History of East Hill Farm: The Early Years
What a journey the past 74 years have been! From the early days of housing only 30 guests, to our current capacity of 140, we have been fortunate to meet and make many lifelong friends that call East Hill Farm their home away from home. You are truly our extended Farm family!
The Inn at East Hill Farm will be celebrating our 75th Anniversary during the weekend of February 4-6, 2022. As with all celebrations, it is more fun to have your friends and loved ones to celebrate with. Please mark your calendars and consider joining us for this momentous occasion!
We will be sharing photos, behind the scenes and fun stories in a series of monthly blog, Instagram, and Facebook posts leading up to the celebration. While the Inn’s history dates to 1772, we are focusing on what it has been since right after WWII, an agritourism destination.
In our first post we begin with the earliest days of the Inn…
In 1765, Silas Fife, the first resident of East Hill Farm lived in a dugout cave, near the present-day skating rink, where nightly fires were kept burning to ward off mountain lions and wolves which roamed the area. Soon Silas married, built a log cabin, and cleared the land for farming to provide for a family of ten children.
In 1810, the farm was sold to Caleb Perry of Fitchburg, Ma. During this time, East Hill, Monadnock Number Five was incorporated as the town of Troy. The territory was formerly part of Marlborough, Fitzwilliam, Swanzey, and Richmond. On July 20, 1815, the first town meeting was held. Caleb Perry was elected town selectman.
Able Baker, of Marlborough, married Cordelia Perry (Caleb’s daughter) in 1821. He bought the farm from his father-in-law and was active in town affairs. He taught school during the winter and farmed in the summer.
Baker sold the farm in 1828, to Amasa Aldrich of Richmond, NH. He was also busy with town affairs and served on the school committee.
In 1867, Oliver and Ellen (Parker) Whitcomb bought the farm from Amasa Aldrich. They were very busy operating the farm. Oliver cut hay by hand for the first two years, farmed 35 acres, planted corn and potatoes, and raised milk cows. The Whitcombs raised five children, Frank Albert, Nettie, Emma, Jennie, and James (who was born in 1888).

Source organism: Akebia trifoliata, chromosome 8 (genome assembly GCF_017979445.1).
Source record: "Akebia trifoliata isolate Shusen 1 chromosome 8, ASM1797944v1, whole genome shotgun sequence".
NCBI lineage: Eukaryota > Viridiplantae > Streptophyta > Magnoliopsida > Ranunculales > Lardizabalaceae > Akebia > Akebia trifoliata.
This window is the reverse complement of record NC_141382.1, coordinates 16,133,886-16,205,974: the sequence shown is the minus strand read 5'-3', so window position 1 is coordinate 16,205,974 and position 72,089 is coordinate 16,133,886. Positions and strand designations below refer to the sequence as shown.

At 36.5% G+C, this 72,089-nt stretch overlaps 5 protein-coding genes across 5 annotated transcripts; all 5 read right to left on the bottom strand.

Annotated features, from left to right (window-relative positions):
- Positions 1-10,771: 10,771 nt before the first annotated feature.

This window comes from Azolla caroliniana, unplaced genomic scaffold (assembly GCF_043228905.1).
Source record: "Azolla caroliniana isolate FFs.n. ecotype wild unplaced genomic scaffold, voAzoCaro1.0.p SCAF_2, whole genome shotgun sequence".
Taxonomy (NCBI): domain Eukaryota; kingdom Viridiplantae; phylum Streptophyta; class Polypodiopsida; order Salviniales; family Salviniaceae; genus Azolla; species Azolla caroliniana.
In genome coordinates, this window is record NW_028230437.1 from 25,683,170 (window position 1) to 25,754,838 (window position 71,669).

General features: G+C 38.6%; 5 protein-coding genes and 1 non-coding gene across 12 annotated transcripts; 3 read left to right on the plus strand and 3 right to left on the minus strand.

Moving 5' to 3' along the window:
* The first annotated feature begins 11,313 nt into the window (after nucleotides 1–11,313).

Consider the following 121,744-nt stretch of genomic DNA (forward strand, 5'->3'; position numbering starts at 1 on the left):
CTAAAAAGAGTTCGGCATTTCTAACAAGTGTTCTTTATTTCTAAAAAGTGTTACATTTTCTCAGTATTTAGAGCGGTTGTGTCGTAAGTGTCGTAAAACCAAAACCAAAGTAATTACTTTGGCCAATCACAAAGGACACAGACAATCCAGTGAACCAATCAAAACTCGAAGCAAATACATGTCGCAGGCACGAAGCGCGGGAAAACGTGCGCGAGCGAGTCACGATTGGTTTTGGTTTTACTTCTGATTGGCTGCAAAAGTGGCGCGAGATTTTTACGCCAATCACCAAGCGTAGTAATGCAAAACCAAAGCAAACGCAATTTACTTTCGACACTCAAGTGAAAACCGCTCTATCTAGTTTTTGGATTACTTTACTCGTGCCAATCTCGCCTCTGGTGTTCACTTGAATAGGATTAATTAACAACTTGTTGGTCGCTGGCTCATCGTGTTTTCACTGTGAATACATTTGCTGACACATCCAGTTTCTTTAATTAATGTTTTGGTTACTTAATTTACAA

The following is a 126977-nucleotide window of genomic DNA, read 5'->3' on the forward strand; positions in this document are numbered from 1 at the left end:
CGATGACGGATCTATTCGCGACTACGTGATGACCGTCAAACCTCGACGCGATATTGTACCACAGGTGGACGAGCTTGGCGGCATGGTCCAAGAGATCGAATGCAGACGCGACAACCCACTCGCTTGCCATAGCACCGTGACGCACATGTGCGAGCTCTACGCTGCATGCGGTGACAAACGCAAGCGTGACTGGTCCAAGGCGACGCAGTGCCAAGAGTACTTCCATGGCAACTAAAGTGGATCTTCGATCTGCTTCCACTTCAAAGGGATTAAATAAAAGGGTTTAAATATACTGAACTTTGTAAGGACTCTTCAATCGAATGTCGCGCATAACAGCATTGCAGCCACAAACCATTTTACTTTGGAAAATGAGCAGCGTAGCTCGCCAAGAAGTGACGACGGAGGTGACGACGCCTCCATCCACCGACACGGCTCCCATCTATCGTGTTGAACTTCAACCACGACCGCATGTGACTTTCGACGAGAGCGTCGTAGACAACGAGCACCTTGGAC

Oliver kept cows for farmers from Massachusetts as well as his own. Farmers from nearby Wayland and Maynard, Massachusetts would drive (by foot and on horseback) their cattle (around 400 or so) to New Hampshire to graze the pastureland on Gap Mountain and Mount Monadnock for the summer. The farmers, for a mere seventy-five cents, would stay overnight at the inn, and enjoy two hearty meals before returning home. These were the inn’s first paying guests.
Other livestock that grazed the pastures were sheep. They were washed at what was properly called “The Sheep Hole”, located down past the waterfall on the way to Gap Mountain.
Ellen was, by all accounts, a first-rate cook. Her daughter Emma wrote home longingly for her mother’s blackberry pies, gingerbread, cream cakes, and the like. And Jennie learned to make biscuits and crabapple jelly with recipes from her mother.
The early 1900s brought about a barn raising and new additions to the main inn. After Ellen passed away in 1920, Jennie started taking in “summer people”. The first cabin was built around the same time. By 1934, a large two-story addition was built at the back of the inn.
Oliver passed away in 1936 at age 90.
Join us next month as we pick up the story when Parker Whitcomb (Oliver and Ellen’s grandson and son of Jim Whitcomb) returns from war with a plan for change.
Post submitted by Holly LeClair